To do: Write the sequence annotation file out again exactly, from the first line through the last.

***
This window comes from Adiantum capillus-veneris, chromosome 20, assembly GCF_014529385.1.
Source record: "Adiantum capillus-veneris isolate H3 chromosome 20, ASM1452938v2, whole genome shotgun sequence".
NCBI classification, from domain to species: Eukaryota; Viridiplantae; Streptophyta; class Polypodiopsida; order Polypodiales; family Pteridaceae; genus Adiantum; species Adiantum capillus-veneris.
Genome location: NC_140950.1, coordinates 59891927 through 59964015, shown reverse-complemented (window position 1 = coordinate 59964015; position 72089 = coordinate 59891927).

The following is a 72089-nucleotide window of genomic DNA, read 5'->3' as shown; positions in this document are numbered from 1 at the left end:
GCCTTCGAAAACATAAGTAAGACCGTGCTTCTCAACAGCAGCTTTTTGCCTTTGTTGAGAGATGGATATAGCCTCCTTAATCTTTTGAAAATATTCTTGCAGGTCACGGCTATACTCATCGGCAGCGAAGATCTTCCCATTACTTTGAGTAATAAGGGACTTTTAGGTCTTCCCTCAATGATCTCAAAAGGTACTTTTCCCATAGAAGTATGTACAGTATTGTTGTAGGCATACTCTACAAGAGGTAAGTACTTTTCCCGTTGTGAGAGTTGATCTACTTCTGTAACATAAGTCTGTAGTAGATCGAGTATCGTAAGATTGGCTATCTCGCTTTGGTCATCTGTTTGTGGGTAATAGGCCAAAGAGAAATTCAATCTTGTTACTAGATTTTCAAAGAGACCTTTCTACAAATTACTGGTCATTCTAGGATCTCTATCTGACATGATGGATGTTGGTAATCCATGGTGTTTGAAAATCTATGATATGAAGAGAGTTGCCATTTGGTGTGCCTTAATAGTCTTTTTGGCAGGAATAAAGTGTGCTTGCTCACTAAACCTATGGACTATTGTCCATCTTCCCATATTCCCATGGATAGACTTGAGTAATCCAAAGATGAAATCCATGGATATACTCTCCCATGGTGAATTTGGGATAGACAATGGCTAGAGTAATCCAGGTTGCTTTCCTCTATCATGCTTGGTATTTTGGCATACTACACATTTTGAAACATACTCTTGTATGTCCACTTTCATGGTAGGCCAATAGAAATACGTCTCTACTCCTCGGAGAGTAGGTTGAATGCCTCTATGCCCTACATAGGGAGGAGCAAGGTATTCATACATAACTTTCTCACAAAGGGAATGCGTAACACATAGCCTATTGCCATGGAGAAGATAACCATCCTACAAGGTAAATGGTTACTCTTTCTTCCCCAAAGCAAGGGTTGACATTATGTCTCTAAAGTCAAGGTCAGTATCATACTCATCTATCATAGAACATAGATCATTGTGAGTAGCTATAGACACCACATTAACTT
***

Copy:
This window comes from Adiantum capillus-veneris, chromosome 20, assembly GCF_014529385.1.
Source record: "Adiantum capillus-veneris isolate H3 chromosome 20, ASM1452938v2, whole genome shotgun sequence".
NCBI classification, from domain to species: Eukaryota; Viridiplantae; Streptophyta; class Polypodiopsida; order Polypodiales; family Pteridaceae; genus Adiantum; species Adiantum capillus-veneris.
Genome location: NC_140950.1, coordinates 59891927 through 59964015, shown reverse-complemented (window position 1 = coordinate 59964015; position 72089 = coordinate 59891927).

The following is a 72089-nucleotide window of genomic DNA, read 5'->3' as shown; positions in this document are numbered from 1 at the left end:
GCCTTCGAAAACATAAGTAAGACCGTGCTTCTCAACAGCAGCTTTTTGCCTTTGTTGAGAGATGGATATAGCCTCCTTAATCTTTTGAAAATATTCTTGCAGGTCACGGCTATACTCATCGGCAGCGAAGATCTTCCCATTACTTTGAGTAATAAGGGACTTTTAGGTCTTCCCTCAATGATCTCAAAAGGTACTTTTCCCATAGAAGTATGTACAGTATTGTTGTAGGCATACTCTACAAGAGGTAAGTACTTTTCCCGTTGTGAGAGTTGATCTACTTCTGTAACATAAGTCTGTAGTAGATCGAGTATCGTAAGATTGGCTATCTCGCTTTGGTCATCTGTTTGTGGGTAATAGGCCAAAGAGAAATTCAATCTTGTTACTAGATTTTCAAAGAGACCTTTCTACAAATTACTGGTCATTCTAGGATCTCTATCTGACATGATGGATGTTGGTAATCCATGGTGTTTGAAAATCTATGATATGAAGAGAGTTGCCATTTGGTGTGCCTTAATAGTCTTTTTGGCAGGAATAAAGTGTGCTTGCTCACTAAACCTATGGACTATTGTCCATCTTCCCATATTCCCATGGATAGACTTGAGTAATCCAAAGATGAAATCCATGGATATACTCTCCCATGGTGAATTTGGGATAGACAATGGCTAGAGTAATCCAGGTTGCTTTCCTCTATCATGCTTGGTATTTTGGCATACTACACATTTTGAAACATACTCTTGTATGTCCACTTTCATGGTAGGCCAATAGAAATACGTCTCTACTCCTCGGAGAGTAGGTTGAATGCCTCTATGCCCTACATAGGGAGGAGCAAGGTATTCATACATAACTTTCTCACAAAGGGAATGCGTAACACATAGCCTATTGCCATGGAGAAGATAACCATCCTACAAGGTAAATGGTTACTCTTTCTTCCCCAAAGCAAGGGTTGACATTATGTCTCTAAAGTCAAGGTCAGTATCATACTCATCTATCATAGAACATAGATCATTGTGAGTAGCTATAGACACCACATTAACTT